In some ways, of course, Superman is a man past his time. You can still see traces of how dated the whole idea is, in that ridiculous rig-out in which Bryan Singer dresses Jimmy Olsen, just as Richard Donner dressed his Jimmy Olsen before him. The fact that Lois still works for a newspaper - in this day and age, she'd be a CNN gal. And is Clark Kent the last man in America to still wear a trilby hat to work?

The notion of a man of steel, faster than a speeding bullet, is a little passé in our popular culture now. Superman is just there, while Spider, Bat and X-Men seem to have that much more going on under the hood. While Peter Parker and Bruce Wayne are struggling with duty and responsibility, Superman is off making sure that kids are eating their broccoli and reminding them, in the immortal words of Springfield's Mayor Wilkins, "there's nothing uncool about healthy teeth and bones."

Superman is, in a word, boring. He can't be otherwise. He is super, and that is his alpha and omega. If Campbell is right, and all heroes are picaresque by definition, what is the nature of Superman's journey? If it's Tuesday, it must be preventing the train crash, Wednesdays are explosions at the nuclear plant. The nearest to conflict that Superman comes is whether or not he should take a serious pop at snapping Lois Lane's garters (and doesn't Richard White have a rough one here with the Joseph the Joiner role?), but of course, he declines. Like a super man would.

In the absence of substance at its centre (and isn't it fascinating how Brandon Routh's Clark looks real while his Superman seems so wooden, while with Christopher Reeve it was the other way around?), Singer at least realises that he's got to plug the gap by making the peripherals as interesting as he can, and he gets extremely lucky with Kevin Spacey as his Lex Luthor. Spacey was a bit player before he won an Oscar in Singer's The Usual Suspects - take a peek at his role in Outbreak to see how that man suffered to make some screen time - and in Superman Returns, Spacey is outstanding as Lex Luthor, hamming it up like he was entered in the Pork Butchers' Championship of the World. Spacey's Luthor is just as OTT as Jack Nicholson's Batman, but underneath his flash (and outrageously tailored) exterior, Spacey gives us a glimpse at the hex of Lex, and it's not too pretty. Think of the scene when Superman confronts Lex on the new continent, and wince.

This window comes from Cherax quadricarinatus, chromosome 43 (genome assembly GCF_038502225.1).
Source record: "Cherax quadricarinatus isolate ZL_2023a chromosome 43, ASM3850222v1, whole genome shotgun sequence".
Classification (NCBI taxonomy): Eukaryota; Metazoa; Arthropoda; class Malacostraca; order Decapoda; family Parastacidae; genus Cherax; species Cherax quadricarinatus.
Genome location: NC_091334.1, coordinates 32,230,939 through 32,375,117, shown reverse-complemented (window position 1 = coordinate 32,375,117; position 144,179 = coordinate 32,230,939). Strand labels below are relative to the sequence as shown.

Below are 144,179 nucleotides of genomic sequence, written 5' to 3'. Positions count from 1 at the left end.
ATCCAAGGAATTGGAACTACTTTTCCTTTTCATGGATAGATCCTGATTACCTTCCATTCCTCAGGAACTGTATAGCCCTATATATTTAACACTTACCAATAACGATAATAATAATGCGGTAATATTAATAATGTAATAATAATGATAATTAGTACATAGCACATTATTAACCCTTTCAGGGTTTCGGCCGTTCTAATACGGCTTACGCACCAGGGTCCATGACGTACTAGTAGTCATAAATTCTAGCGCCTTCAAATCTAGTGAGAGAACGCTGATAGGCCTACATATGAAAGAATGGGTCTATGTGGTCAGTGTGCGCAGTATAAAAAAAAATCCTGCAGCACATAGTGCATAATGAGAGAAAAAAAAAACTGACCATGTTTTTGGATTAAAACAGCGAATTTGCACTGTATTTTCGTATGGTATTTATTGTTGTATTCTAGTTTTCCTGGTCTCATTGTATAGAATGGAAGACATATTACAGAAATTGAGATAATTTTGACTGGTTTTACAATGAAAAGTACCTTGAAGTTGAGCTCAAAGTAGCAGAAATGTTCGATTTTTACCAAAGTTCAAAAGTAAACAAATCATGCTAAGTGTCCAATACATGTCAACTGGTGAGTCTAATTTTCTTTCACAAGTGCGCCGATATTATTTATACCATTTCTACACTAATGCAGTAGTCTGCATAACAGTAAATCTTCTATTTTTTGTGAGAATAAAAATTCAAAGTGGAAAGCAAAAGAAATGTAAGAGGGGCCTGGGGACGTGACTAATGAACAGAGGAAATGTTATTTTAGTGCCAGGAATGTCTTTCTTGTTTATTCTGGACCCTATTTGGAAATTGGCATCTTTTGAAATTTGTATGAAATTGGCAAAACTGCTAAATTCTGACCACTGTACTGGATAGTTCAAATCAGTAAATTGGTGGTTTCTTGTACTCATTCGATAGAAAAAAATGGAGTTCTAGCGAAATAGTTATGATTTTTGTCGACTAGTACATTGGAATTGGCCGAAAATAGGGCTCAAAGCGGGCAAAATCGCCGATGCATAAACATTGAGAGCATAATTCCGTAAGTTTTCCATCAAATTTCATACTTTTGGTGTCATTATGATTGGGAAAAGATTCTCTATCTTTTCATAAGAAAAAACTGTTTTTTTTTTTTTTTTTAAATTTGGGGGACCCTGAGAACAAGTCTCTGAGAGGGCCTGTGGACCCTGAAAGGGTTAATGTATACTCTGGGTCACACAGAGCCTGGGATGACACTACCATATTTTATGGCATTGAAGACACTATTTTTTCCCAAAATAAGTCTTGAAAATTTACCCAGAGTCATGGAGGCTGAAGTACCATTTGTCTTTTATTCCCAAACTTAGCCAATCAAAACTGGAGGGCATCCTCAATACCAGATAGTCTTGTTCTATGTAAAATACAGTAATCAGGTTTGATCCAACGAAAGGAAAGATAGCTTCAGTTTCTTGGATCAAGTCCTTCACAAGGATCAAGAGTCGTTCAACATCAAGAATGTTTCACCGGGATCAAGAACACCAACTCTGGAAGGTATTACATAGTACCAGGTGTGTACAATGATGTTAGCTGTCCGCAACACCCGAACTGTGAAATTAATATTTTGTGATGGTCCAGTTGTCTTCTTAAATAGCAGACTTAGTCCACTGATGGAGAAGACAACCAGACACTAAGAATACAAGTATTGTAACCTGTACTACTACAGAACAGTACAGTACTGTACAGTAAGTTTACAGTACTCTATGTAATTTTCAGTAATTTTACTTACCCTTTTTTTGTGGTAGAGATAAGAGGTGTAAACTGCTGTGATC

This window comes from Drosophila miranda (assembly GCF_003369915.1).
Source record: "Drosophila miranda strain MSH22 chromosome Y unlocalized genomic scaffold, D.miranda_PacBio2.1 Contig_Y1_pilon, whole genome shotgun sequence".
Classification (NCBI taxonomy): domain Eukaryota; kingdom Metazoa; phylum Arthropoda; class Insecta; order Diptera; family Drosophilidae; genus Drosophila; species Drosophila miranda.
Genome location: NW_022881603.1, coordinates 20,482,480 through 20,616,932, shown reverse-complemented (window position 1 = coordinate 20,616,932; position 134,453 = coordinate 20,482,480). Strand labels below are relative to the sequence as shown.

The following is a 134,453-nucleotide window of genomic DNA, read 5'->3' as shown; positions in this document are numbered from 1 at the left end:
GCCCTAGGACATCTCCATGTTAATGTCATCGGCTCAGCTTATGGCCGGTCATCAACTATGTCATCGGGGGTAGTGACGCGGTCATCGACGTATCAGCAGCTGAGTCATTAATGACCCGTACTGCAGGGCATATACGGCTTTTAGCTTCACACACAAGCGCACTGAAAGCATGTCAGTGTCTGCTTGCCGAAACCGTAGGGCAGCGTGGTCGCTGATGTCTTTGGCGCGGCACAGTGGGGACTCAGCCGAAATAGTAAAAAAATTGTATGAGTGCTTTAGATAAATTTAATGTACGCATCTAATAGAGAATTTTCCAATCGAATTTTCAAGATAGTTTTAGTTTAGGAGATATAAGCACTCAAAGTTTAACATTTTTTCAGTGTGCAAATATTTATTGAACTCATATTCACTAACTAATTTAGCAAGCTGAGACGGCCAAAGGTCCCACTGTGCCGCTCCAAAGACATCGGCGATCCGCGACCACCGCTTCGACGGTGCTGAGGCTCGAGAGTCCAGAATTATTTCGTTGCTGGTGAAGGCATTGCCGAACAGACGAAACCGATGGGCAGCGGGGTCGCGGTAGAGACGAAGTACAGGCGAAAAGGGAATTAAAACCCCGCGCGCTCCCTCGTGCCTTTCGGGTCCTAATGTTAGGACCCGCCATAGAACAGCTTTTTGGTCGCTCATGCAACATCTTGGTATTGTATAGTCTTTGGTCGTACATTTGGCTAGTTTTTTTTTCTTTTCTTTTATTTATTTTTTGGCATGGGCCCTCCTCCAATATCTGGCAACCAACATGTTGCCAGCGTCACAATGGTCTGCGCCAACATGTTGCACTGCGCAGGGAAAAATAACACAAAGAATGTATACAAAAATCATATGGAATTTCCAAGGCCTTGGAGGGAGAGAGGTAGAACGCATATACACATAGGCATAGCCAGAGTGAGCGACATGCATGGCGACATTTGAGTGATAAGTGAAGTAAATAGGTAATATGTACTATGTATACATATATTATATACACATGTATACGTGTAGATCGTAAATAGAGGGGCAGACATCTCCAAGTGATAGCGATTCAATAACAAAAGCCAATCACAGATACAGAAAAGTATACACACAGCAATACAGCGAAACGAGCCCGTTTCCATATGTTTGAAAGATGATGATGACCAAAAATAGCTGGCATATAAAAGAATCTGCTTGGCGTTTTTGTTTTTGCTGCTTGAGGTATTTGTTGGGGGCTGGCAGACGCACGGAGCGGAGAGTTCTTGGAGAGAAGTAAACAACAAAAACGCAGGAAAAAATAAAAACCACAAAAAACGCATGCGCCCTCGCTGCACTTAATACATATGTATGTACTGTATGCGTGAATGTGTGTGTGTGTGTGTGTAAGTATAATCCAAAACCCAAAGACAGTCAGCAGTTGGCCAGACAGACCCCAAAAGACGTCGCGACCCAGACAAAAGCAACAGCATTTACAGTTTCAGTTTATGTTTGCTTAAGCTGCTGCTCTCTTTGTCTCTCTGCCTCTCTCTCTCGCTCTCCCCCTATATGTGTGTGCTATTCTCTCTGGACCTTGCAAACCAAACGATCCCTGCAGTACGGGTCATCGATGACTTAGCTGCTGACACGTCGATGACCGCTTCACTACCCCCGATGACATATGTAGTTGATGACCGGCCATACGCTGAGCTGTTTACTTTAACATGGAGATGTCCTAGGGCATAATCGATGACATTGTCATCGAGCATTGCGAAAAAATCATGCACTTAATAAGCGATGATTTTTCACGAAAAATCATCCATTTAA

The rest of the cast are fine, for what they're worth. Kate Bosworth's Lois isn't as sassy as Margot Kidder's - although they both share the same terrible spelling - while Teri Hatcher's Lois on TV was in a different genre, really, and defies comparison in that sense. Lois Lane isn't an easy role of course - what is she but a plot device to be imperilled and then rescued? - but Bosworth does give her Lois a dimension as a woman who had a man run out on her without ever telling her why. There are very few ladies who care for that sort of thing, and it's hard to blame them. Bravo, Kate, but shame on Lois for not getting her kid a haircut. That kid will grow up funny if she doesn't watch it, you know.

An Spailpín enjoyed Superman Returns, but ultimately left the theatre disappointed. There's just not enough there for a substantial night-time feed of cinematic candy. And who-ever has to write the sequel is really going to have his or her work cut out - if Superman Returns is about Superman and Lois coming to an understanding about his sudden exit five years ago, what little conflict the Man of Steel has is now resolved. Where do we go from here? Maybe he'll renounce broccoli, and start talking up beer and chips instead. It's time someone did.